The Namesake Summary & Study Guide

This Study Guide consists of approximately 41 pages of chapter summaries, quotes, character analysis, themes, and more - everything you need to sharpen your knowledge of The Namesake.
This section contains 899 words
(approx. 3 pages at 400 words per page)
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The Namesake Summary & Study Guide Description

The Namesake Summary & Study Guide includes comprehensive information and analysis to help you understand the book. This study guide contains the following sections:

This detailed literature summary also contains Topics for Discussion and a Free Quiz on The Namesake by Jhumpa Lahiri.

The Namesake is a novel by Pulitzer Prize winning author Jhumpa Lahiri. The novel follows the life of Gogol Ganguli from birth until middle age, chronicling his struggle to discover who he is as a second-generation immigrant. Gogol struggles, first with his unusual name and later with the traditions his parents insist on upholding that embarrass Gogol in front of his American friends. However, as Gogol grows older, he comes to appreciate what his parents went through when moving to this country and how hard it was for them to adapt to their adopted country. Gogol eventually finds some solid ground between his parents and the world they live in, bringing him some peace. The Namesake is a novel of self-discovery that is an emotional journey its readers will not soon forget.

When Ashima Ganguli becomes pregnant with her first child she has only lived in America for a short time and is still getting used to the unusual culture. Ashima's marriage is an arranged one and therefore is lacking in the strong emotions of an American marriage, leaving Ashima feeling isolated when she goes into labor. Ashima would have been surrounded by family members if she had been still in Calcutta, but in America, she is left to labor alone. Ashima gives birth to a little boy while her husband waits in the waiting room, thinking about his life thus far and the train accident that nearly took his life a few short years before. It is the memory of this train accident that comes back to Ashoke when the hospital insists Ashima and Ashoke name their baby before taking him from the hospital.

In Calcutta, it is traditional for a new baby to be called by a nickname until a good name can be chosen. Ashima and Ashoke have given the right to name their child to Ashima's grandmother. The name has been sent in a letter, but has not yet arrived by the time Ashima and the baby are ready to leave the hospital. Under pressure to give the child a name, Ashoke decides on Gogol, the name of a Russian author he admired and the author of the book he credits with saving his life the night of the train wreck. This will remain Gogol's legal name until the grandmother's letter arrives and they are able to give their child a proper name. However, the letter becomes lost in the mail and Ashima and Ashoke will never learn the name Ashima's grandmother chose for their child.

When Gogol is old enough to enter school, Ashoke picks a proper name for his son, Nikhil, and instructs the school to use this more formal name. However, the school principal becomes aware of Gogol's reluctance to respond to this name and refuses to allow him to be addressed by any name other than his legal name, Gogol. The issue of Gogol's proper name as opposed to his nickname is forgotten. However, Gogol grows to dislike his name. In an English class, Gogol learns of his namesake's complicated life and becomes embarrassed to be linked to such a man. Gogol resolves to rid himself of his name, taking steps once he turns eighteen to have his name legally changed to Nikhil. At first, Gogol is pleased with his name change, and is excited to hear himself addressed by this more Americanized name. However, when Gogol's father tells him about the train wreck that led to his name, Gogol feels guilty for shunning his father's first gift to him.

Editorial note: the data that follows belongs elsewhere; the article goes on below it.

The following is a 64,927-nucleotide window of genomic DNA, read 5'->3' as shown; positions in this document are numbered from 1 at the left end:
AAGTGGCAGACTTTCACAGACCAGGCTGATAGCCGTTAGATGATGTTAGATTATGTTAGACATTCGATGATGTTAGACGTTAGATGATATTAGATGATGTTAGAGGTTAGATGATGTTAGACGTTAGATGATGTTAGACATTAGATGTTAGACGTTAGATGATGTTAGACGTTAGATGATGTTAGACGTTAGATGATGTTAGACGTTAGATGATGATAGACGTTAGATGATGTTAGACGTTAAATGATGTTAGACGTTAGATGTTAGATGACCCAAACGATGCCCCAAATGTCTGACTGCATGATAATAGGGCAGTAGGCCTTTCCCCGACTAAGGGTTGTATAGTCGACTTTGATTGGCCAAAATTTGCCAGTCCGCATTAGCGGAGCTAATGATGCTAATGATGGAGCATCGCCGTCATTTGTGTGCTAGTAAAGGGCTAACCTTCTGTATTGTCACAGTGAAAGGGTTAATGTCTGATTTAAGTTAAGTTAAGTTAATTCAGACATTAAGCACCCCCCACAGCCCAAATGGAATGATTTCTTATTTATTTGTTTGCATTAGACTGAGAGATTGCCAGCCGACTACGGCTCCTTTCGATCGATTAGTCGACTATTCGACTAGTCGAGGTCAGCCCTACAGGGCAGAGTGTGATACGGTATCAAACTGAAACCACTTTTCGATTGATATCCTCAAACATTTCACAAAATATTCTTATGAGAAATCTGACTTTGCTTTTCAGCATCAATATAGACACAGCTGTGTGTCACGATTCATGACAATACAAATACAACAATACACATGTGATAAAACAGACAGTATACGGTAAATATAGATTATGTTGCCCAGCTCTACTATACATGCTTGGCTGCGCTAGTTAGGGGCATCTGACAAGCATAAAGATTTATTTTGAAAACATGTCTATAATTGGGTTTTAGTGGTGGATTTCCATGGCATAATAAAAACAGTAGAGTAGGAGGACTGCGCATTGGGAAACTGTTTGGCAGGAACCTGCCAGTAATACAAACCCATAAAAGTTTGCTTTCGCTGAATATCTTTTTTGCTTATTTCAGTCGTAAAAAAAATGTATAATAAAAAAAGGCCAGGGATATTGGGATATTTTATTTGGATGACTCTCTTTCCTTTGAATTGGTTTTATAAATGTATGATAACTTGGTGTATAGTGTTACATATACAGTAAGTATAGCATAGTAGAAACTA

Away at college, Gogol experiences freedom for the first time. Gogol meets his first girlfriend, an American of whom his parents disapprove. Gogol also picks a career as an architect, despite his father's hopes he will follow him into engineering. When it comes time to pick a graduate program, Gogol elects to move to New York rather than accept a program close to his parents in Cambridge. Gogol embraces American culture, falling in love again with a young lady whose family is so normal, so American, that he is embarrassed to take his girlfriend home to see how different his own parents are. Gogol wants to be American, wants to embrace all that is American. However, when Gogol's father dies suddenly, he finds himself filled with shame for turning his back on his family. Gogol breaks up with his girlfriend and does all he can to help his mother and sister through this difficult time.

When Gogol's mother suggests that he meet with the child of a family friend, Gogol resists at first, aware that his mother is attempting to get him to settle down with a good Indian girl. However, the girl turns out to be someone with whom he has a great deal in common. Within a year, Gogol is married to this girl, settling down to make a life. However, the marriage starts on the wrong foot and it is not long before trouble begins to separate them. Gogol's wife has an affair, and they divorce before the marriage is two years old. This divorce is devastating for Gogol, but it brings him back home to where he begins to find the common ground between the world his parents came from and the world in which he lives. Gogol finds peace with himself and his name, accepting once and for all who he is.

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This section contains 899 words
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